So whereas lowering speed-limits for cars would reduce the energy con-

sumed per distance travelled, there is no point in considering speed-limits

for planes. Planes that are up in the air have optimal speeds, different for

each plane, depending on its weight, and they already go at their optimal

speeds. If you ordered a plane to go slower, its energy consumption would

*increase*. The only way to make a plane consume fuel more efficiently is to

put it on the ground and stop it. Planes have been fantastically optimized,

and there is no prospect of significant improvements in plane efficiency.

(See pages 37 and 132 for further discussion of the notion that new super-

jumbos are “far more efficient” than old jumbos; and p35 for discussion of

the notion that turboprops are “far more efficient” than jets.)

Another prediction we can make is, what’s the range of a plane or bird –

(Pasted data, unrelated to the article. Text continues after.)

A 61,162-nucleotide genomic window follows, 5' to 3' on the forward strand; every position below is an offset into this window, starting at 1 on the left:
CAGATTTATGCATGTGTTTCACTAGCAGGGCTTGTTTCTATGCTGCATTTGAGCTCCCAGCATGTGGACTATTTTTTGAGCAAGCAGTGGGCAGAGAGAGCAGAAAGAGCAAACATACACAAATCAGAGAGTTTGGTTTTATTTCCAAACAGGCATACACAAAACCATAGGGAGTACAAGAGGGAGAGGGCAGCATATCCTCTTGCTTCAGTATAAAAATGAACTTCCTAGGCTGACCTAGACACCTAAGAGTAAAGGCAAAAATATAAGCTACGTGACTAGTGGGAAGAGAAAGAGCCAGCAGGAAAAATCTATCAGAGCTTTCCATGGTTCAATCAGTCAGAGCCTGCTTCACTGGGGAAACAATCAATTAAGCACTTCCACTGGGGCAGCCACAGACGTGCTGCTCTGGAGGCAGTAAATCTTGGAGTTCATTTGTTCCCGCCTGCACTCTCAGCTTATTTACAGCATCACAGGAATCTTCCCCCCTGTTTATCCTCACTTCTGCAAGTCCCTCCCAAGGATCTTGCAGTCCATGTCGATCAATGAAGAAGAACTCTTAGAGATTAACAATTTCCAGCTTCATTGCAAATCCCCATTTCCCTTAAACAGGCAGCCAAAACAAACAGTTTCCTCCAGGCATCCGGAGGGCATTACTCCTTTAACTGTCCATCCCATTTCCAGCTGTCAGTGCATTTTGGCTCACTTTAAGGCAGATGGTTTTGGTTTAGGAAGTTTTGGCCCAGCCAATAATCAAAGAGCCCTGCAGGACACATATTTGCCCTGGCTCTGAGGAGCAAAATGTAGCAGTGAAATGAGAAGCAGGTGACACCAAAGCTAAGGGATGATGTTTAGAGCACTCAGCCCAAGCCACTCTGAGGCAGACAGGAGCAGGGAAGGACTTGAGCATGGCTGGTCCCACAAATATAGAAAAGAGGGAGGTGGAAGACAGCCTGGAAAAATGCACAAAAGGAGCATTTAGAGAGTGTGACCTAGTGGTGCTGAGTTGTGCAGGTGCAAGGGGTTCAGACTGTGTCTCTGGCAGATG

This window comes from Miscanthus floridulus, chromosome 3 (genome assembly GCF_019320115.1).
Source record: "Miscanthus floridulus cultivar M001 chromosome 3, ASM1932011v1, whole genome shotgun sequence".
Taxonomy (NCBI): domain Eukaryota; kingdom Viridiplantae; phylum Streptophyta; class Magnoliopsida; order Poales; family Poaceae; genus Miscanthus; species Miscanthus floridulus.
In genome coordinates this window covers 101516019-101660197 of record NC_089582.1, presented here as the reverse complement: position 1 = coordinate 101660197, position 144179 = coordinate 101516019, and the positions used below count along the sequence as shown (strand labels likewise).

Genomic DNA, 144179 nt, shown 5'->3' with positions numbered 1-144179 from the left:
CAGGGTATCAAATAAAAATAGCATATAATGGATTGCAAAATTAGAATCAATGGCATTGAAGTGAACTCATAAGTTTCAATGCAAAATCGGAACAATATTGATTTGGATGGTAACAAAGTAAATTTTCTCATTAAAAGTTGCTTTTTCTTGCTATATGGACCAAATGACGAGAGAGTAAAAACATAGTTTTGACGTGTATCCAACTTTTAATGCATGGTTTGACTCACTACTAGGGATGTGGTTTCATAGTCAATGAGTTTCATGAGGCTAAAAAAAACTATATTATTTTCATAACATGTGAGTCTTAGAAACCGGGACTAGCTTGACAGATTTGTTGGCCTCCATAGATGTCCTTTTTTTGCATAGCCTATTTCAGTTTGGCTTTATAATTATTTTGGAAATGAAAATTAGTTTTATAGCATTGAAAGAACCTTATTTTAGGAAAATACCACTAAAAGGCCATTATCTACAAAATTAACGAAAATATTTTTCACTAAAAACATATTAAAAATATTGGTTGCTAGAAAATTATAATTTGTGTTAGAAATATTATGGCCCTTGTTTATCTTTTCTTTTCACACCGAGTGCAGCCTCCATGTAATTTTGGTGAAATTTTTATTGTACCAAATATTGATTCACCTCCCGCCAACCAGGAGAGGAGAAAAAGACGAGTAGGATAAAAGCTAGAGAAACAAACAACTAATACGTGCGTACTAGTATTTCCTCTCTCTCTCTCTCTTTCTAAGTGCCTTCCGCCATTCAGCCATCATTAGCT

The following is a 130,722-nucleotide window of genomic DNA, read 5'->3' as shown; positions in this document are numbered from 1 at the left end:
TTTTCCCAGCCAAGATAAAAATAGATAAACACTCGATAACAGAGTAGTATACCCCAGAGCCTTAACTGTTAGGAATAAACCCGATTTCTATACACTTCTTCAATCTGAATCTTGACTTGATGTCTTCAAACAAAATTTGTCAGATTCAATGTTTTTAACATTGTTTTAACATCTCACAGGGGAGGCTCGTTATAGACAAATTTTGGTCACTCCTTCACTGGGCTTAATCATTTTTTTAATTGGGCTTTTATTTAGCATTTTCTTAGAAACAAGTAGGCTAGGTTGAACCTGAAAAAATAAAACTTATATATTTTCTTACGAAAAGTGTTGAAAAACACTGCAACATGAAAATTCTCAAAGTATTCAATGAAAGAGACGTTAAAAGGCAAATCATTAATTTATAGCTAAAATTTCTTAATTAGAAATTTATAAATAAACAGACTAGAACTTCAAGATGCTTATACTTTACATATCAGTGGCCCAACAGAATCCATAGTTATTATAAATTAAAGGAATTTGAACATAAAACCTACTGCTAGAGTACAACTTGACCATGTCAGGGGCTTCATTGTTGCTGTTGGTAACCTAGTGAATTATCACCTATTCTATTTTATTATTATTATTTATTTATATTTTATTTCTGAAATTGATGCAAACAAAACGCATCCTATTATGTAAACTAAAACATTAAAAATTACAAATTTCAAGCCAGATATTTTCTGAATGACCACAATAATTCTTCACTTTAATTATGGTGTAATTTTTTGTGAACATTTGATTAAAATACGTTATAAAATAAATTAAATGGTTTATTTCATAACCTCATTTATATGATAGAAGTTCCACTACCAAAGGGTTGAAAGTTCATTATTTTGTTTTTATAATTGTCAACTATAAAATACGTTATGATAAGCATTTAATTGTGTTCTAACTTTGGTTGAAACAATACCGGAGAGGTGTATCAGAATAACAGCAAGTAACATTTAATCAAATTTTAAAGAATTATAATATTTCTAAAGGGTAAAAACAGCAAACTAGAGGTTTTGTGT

the biggest distance it can go without refuelling? You might think that

bigger planes have a bigger range, but the prediction of our model is

startlingly simple. The range of the plane, the maximum distance it can go

before refuelling, is proportional to its velocity and to the total energy of

the fuel, and inversely proportional to the rate at which it guzzles fuel:

(C.31)

Now, the total energy of fuel is the calorific value of the fuel, *C* (in joules

per kilogram), times its mass; and the mass of fuel is some fraction *f*_{fuel} of

the total mass of the plane. So

(C.32)

It’s hard to imagine a simpler prediction: the range of any bird or plane is

the product of a dimensionless factor *εf*_{fuel}/
(*c*_{d}*f*_{A})^{1/2} which takes into

account
the engine efficiency, the drag coefficient, and the bird’s geometry,

with a fundamental distance,

C |
, |

g |

which is a property of the fuel and gravity, and nothing else. No bird size,

no bird mass, no bird length, no bird width; no dependence on the fluid

density.

So what is this magic length? It’s the same distance whether the fuel is

goose fat or jet fuel: both these fuels are essentially hydrocarbons (CH_{2})_{n}.

Jet fuel has a calorific value of *C* = 40 MJ per kg. The distance associated

with jet fuel is

(C.33)